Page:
In this chapter, we explore the concept of non-orthogonal multiple access (NOMA) scheme for the future radio access for 5G. We first provide the fundamentals of the technique for both downlink and uplink channels and then discuss optimizing the network capacity under fairness constraints. We further discuss the impacts of imperfect receivers on the performance of NOMA networks. Finally, we discuss the spectral efficiency (SE) of the networks that employ NOMA with its relations with energy efficiency (EE). We demonstrate that the networks with NOMA outperform other multiple access schemes in terms of sum capacity, EE and SE.
- non-orthogonal multiple access (NOMA)
- energy efficiency
- power efficiency
In this chapter, we explore the concept of non-orthogonal multiple access (NOMA) method for the upcoming 5G networks. All of the current cellular networks implement orthogonal multiple access (OMA) techniques such as time division multiple access (TDMA), frequency division multiple access (FDMA) or code division multiple access (CDMA) together. However, none of these techniques can meet the high demands of future radio access systems.
The characteristics of the OMA schemes can be summarized as follows. In TDMA, the information for each user is sent in non-overlapping time slots , so that TDMA-based networks require accurate timing synchronization, which can be challenging, particularly in the uplink. In FDMA implementations, such as orthogonal frequency division multiple access (OFDMA), information for each user is assigned to a subset of subcarriers . CDMA utilizes codes in order to separate the users over the same channel . NOMA is fundamentally different than these multiple access schemes which provide orthogonal access to the users either in time, frequency, code or space. In NOMA, each user operates in the same band and at the same time where they are distinguished by their power levels. NOMA uses superposition coding at the transmitter such that the successive interference cancellation (SIC) receiver can separate the users both in the uplink and in the downlink channels.
NOMA was proposed as a candidate radio access technology for 5G cellular systems [2, 3]. Practical implementation of NOMA in cellular networks requires high computational power to implement real-time power allocation and successive interference cancellation algorithms. By 2020, the time that 5G networks are targeted to be deployed, the computational capacity of both handsets and access points is expected to high enough to run NOMA algorithms.
In this chapter, we present the fundamentals and capacity limits of NOMA as a future radio access technology. The imperfectness in the SIC receiver and its impact on the overall capacity is also presented. We further contribute to the literature by demonstrating the improved energy and spectral efficiencies with NOMA over-conventional OFDMA.
2. Non-orthogonal multiple access (NOMA)
We consider orthogonal frequency division multiplexing (OFDM) as the modulation scheme and NOMA as the multiple access scheme. In conventional 4G networks, as natural extension of OFDM, orthogonal frequency division multiple access (OFDMA) is used where information for each user is assigned to a subset of subcarriers. In NOMA, on the other hand, all of the subcarriers can be used by each user. Figure 1 illustrates the spectrum sharing for OFDMA and NOMA for two users. The concept applies both uplink and downlink transmission.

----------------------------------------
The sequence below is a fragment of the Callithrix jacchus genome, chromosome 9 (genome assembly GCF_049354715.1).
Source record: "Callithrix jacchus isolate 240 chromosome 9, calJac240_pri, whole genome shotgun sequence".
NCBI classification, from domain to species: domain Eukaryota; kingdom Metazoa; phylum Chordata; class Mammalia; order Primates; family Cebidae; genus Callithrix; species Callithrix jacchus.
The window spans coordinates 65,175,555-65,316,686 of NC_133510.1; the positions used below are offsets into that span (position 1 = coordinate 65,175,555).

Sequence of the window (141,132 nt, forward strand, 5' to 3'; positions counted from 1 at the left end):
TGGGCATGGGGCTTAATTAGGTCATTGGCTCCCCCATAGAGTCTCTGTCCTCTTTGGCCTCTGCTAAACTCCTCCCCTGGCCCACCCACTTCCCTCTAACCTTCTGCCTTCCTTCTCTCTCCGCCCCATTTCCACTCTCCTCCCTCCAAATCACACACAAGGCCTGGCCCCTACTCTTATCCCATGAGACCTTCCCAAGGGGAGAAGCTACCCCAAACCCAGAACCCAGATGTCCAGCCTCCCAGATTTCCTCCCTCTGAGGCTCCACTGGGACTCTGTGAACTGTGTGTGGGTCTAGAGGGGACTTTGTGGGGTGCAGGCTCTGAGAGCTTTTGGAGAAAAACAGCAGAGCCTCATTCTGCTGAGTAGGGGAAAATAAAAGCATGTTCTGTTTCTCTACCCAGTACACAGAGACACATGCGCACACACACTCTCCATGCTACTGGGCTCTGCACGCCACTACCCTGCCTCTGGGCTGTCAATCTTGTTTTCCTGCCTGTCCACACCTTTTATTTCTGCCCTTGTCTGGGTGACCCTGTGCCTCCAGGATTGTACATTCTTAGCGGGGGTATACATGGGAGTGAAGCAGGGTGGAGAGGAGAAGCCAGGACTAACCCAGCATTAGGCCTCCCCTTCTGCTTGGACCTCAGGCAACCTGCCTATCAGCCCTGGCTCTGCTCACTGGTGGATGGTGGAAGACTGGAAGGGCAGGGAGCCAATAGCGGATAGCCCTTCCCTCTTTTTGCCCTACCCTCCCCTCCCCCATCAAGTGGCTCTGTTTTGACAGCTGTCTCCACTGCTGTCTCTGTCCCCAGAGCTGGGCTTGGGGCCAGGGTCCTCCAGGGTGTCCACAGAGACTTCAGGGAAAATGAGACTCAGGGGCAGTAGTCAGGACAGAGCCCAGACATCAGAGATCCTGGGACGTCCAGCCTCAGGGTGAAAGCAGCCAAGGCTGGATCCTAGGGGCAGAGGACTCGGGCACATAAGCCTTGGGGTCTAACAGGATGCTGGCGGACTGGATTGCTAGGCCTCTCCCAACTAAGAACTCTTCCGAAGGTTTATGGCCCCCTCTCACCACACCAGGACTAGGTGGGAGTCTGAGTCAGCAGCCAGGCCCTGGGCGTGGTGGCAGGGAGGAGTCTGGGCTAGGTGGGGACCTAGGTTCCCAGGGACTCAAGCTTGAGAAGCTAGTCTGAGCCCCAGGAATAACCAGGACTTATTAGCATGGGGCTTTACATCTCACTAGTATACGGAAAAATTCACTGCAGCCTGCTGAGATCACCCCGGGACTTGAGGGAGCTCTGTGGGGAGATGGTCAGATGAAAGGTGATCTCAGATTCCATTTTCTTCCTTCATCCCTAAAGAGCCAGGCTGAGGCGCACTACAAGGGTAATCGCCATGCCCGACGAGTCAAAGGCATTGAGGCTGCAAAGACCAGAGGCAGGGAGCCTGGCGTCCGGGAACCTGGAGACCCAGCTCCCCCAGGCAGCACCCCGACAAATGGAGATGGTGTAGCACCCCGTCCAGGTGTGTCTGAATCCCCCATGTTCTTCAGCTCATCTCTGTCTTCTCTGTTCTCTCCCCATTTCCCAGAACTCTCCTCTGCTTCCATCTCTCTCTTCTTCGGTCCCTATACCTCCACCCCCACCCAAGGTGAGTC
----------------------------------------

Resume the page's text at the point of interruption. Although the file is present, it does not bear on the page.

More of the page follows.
Superposition coding at the transmitter and successive interference cancellation (SIC) at the receiver makes it possible to utilize the same spectrum for all users. At the transmitter site, all the individual information signals are superimposed into a single waveform, while at the receiver, SIC decodes the signals one by one until it finds the desired signal. Figure 2 illustrates the concept. In the illustration, the three information signals indicated with different colors are superimposed at the transmitter. The received signal at the SIC receiver includes all these three signals. The first signal that SIC decodes is the strongest one while others as interference. The first decoded signal is then subtracted from the received signal and if the decoding is perfect, the waveform with the rest of the signals is accurately obtained. SIC iterates the process until it finds the desired signal.
The success of SIC depends on the perfect cancellation of the signals in the iteration steps. The transmitter should accurately split the power between the user information waveforms and superimpose them. The methodology for power split differs for uplink and downlink channels.
2.1. NOMA for downlink
In NOMA downlink, the base station superimposes the information waveforms for its serviced users. Each user equipment (UE) employs SIC to detect their own signals. Figure 3 shows a BS and K number of UEs with SIC receivers. In the network, it is assumed that the UE1 is the closest to the base station (BS), and UEK is the farthest.
The challenge for BS is to decide how to allocate the power among the individual information waveforms, which is critical for SIC. In NOMA downlink, more power is allocated to UE located farther from the BS and the least power to the UE closest to the BS. In the network, all UEs receive the same signal that contains the information for all users. Each UE decodes the strongest signal first, and then subtracts the decoded signal from the received signal. SIC receiver iterates the subtraction until it finds its own signal. UE located close to the BS can cancel the signals of the farther UEs. Since the signal of the farthest UE contributes the most to the received signal, it will decode its own signal first.